50 years ago: Jelly Roll Morton recorded “King Porter Stomp”

King Porter Stomp

Jelly Roll Morton

Writer(s): Ferdinand "Jelly Roll" Morton (see lyrics here)

Recorded: July 17, 1923

First Charted: --

Peak: -- US (Click for codes to singles charts.)

Sales (in millions): -- US, -- UK, -- world (includes US + UK)

Airplay/Streaming (in millions): -- radio, 0.61 video, -- streaming

Awards (Jelly Roll Morton’s version): (Click on award for more details).

Awards (Benny Goodman’s version): (Click on award for more details).

About the Song:

Ferdinand “Jelly Roll” Morton was a teenager playing piano in clubs in his hometown of New Orleans when he wrote “King Porter Stomp,” NPR which he says was the result of him combining three or four tunes in 1905. SS In 1907, he started playing piano at venues around the country. A piano player in Florida named Porter King was particularly taken with Morton’s composition so Morton named it after him. SS

Morton deliberately avoided publishing his “three-minute masterpiece if ever there were one” SS so he could keep it to himself, using it to beat competitors in piano duels. The “ferocious right-hand synocpations and relentless left-hand rhythms represented one of the first clear-cut distillations of swing rhythm.” SS The song “incorporates a wide range of musical and cultural elements that were part of that scene, from ragtime and blues to classical and parlor songs, and to African and Caribbean music.” NPR Morton “was pointing the way for at least two decades of musical evolution yet to come.” SS

Morton finally recorded the song at his first second-ever studio session on July 17, 1923. It was issued as a piano solo on Gennett 5289. SS He also cut a duet version with King Oliver in 1924 and recorded another version in April 1926. SS It was adopted by others with Chares Creath’s Jazz-o-Maniacs recording it in 1925 and Fletcher Henderson in 1928. SS In 1935, Benny Goodman’s version became a top-10 hit. Some historians have gone as far as to mark August 21, 1935 – the date Goodman performed the song at his band’s legendary git at the Palomar Ballroom in Los Angeles – as the birth of the Swing Era. WB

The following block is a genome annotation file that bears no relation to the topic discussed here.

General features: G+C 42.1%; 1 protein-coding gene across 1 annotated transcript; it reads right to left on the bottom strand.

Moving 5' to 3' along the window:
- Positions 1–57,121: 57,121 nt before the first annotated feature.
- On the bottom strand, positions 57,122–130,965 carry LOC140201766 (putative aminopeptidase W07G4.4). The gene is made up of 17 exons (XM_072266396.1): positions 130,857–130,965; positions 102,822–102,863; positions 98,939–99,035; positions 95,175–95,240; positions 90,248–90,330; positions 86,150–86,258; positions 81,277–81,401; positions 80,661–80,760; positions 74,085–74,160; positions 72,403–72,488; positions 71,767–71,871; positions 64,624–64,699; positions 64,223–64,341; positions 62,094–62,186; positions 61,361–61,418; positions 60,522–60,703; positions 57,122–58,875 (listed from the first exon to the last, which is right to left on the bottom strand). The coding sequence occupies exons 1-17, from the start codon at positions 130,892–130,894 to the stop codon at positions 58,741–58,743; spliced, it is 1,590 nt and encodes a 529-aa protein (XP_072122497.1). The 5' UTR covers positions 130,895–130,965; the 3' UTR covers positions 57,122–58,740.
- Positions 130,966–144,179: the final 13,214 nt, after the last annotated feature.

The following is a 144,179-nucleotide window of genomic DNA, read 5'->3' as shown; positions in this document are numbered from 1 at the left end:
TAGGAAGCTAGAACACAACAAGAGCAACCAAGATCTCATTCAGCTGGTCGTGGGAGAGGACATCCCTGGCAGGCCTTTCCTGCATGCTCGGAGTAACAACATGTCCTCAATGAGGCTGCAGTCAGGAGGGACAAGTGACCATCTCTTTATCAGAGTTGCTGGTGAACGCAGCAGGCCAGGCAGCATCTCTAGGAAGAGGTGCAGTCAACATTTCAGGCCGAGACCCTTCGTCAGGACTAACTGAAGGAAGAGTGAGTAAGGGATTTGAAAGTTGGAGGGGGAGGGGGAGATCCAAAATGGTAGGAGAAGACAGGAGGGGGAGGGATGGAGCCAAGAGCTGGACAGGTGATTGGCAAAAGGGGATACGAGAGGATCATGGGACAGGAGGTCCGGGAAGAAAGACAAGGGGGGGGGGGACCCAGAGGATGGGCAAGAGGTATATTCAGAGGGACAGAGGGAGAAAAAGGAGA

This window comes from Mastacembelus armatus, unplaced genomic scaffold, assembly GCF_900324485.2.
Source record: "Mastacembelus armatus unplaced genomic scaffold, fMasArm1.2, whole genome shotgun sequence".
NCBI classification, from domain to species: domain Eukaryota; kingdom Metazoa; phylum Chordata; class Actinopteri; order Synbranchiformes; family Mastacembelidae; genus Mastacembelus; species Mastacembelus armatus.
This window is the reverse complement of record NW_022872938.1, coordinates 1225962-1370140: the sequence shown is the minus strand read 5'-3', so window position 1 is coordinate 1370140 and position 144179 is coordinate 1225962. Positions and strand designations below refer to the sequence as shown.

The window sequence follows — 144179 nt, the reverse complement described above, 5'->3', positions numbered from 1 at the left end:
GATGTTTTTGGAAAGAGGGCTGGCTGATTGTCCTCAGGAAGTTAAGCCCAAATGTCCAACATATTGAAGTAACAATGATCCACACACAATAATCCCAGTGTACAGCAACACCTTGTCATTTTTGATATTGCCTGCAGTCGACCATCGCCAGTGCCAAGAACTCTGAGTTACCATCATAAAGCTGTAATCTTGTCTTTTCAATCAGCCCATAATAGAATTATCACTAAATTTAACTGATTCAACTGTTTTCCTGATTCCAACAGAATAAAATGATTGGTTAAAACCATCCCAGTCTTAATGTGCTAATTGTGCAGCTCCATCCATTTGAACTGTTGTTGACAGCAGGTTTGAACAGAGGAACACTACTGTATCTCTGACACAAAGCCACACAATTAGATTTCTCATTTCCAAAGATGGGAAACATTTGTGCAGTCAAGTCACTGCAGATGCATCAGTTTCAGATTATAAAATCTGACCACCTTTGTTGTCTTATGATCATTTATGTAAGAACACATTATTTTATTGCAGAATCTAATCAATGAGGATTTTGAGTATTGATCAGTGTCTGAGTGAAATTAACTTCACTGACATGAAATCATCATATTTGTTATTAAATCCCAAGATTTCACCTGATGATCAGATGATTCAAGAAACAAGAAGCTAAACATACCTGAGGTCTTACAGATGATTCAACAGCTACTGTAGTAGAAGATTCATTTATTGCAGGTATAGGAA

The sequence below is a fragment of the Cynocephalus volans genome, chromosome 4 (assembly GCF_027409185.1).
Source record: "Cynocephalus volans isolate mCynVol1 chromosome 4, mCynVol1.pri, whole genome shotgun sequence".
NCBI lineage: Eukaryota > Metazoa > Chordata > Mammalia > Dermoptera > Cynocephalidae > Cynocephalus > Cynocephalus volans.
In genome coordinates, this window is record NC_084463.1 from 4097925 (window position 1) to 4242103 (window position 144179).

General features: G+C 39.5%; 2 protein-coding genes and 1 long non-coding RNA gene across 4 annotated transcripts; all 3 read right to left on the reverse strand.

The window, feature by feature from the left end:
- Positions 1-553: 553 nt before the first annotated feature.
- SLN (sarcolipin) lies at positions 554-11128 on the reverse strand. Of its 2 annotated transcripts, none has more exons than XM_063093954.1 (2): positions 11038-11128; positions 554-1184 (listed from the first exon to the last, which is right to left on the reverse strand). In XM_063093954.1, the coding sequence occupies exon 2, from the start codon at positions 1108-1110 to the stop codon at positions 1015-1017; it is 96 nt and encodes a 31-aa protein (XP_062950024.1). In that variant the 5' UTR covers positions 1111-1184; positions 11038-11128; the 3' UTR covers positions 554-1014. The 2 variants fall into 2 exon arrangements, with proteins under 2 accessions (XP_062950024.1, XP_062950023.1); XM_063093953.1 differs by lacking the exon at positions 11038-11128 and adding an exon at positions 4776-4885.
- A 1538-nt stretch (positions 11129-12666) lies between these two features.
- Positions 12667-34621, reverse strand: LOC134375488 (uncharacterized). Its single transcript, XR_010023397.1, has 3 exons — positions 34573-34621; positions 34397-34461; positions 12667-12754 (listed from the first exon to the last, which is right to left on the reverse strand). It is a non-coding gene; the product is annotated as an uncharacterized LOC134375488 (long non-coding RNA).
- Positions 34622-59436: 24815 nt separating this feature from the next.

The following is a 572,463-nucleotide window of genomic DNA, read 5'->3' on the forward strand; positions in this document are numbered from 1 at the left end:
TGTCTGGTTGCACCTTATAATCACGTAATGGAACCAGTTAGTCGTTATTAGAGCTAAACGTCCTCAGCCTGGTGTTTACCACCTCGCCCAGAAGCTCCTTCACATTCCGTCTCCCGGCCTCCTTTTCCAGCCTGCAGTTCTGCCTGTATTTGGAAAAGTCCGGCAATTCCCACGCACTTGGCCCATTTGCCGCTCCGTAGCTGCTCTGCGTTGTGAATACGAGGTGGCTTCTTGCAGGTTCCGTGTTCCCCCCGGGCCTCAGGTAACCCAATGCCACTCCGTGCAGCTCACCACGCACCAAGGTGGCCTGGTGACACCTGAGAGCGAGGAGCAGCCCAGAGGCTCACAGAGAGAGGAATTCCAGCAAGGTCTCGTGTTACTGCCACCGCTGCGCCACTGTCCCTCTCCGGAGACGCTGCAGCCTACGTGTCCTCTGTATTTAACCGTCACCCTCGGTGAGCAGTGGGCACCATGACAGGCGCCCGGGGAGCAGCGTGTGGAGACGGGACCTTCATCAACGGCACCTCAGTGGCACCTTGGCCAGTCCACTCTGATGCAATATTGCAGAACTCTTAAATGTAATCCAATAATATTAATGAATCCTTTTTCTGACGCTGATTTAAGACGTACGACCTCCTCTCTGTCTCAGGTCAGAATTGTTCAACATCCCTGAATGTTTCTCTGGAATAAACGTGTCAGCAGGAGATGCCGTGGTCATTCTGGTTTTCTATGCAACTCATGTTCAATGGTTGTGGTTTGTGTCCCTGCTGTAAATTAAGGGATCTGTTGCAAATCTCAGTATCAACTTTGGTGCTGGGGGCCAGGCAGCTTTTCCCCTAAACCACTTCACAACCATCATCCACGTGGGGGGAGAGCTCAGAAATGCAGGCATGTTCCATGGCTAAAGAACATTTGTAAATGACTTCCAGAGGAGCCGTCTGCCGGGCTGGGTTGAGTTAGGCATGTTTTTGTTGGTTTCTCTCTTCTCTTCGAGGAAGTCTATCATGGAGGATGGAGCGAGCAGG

Sadly, Morton wasn’t earning anything from it since his publisher wasn’t paying him royalties and the practically all-white ASCAP publishing association wouldn’t grant him membership. SS

Resources and Related Links:

First posted 4/23/2021.

Friday, July 13, 1973

Bob Dylan “Knockin’ on Heaven’s Door” released

Knockin’ on Heaven’s Door

Bob Dylan

Writer(s): Bob Dylan (see lyrics here)

Released: July 13, 1973

First Charted: September 1, 1973

Peak: 12 US, 10 CB, 11 HR, 10 RR, 5 AC, 2 CL, 14 UK, 12 CN, 10 AU, 2 DF (Click for codes to singles charts.)

Sales (in millions): -- US, 0.2 UK

Airplay/Streaming (in millions): -- radio, 57.69 video, 226.89 streaming

Knockin’ on Heaven’s Door

Eric Clapton

Released: August 1975

First Charted: August 16, 1975

Peak: 9 CL, 38 UK, 99 AU, 1 DF (Click for codes to singles charts.)

Sales (in millions): --

Airplay/Streaming (in millions): -- radio, 3.12 video, -- streaming

Knockin’ on Heaven’s Door

Guns N’ Roses

Released: May 11, 1992

First Charted: July 21, 1990

Peak: 18 AR, 2 UK, 56 CN, 12 AU, 4 DF (Click for codes to singles charts.)

Sales (in millions): --

Airplay/Streaming (in millions): -- radio, 188.56 video, 408.12 streaming

Awards: (Dylan)

Click on award for more details.

Awards (Clapton):

About the Song:

Bob Dylan established himself as one of the best songwriters of all time with classic songs from the 1960s such as “Like a Rolling Stone,” “Blowin’ in the Wind,” “Mr. Tambourine Man,” “All Along the Watchtower,” and “The Times They Are-A Changin’.” Even the greatest artists tend to have about a ten-year window in which they release their most significant works and Dylan wasn’t an exception. However, he proved in the 1970s he still had some classics in him with songs like “Forever Young,” “Hurricane,” “Tangled Up in Blue,” and “Knockin’ on Heaven’s Door.”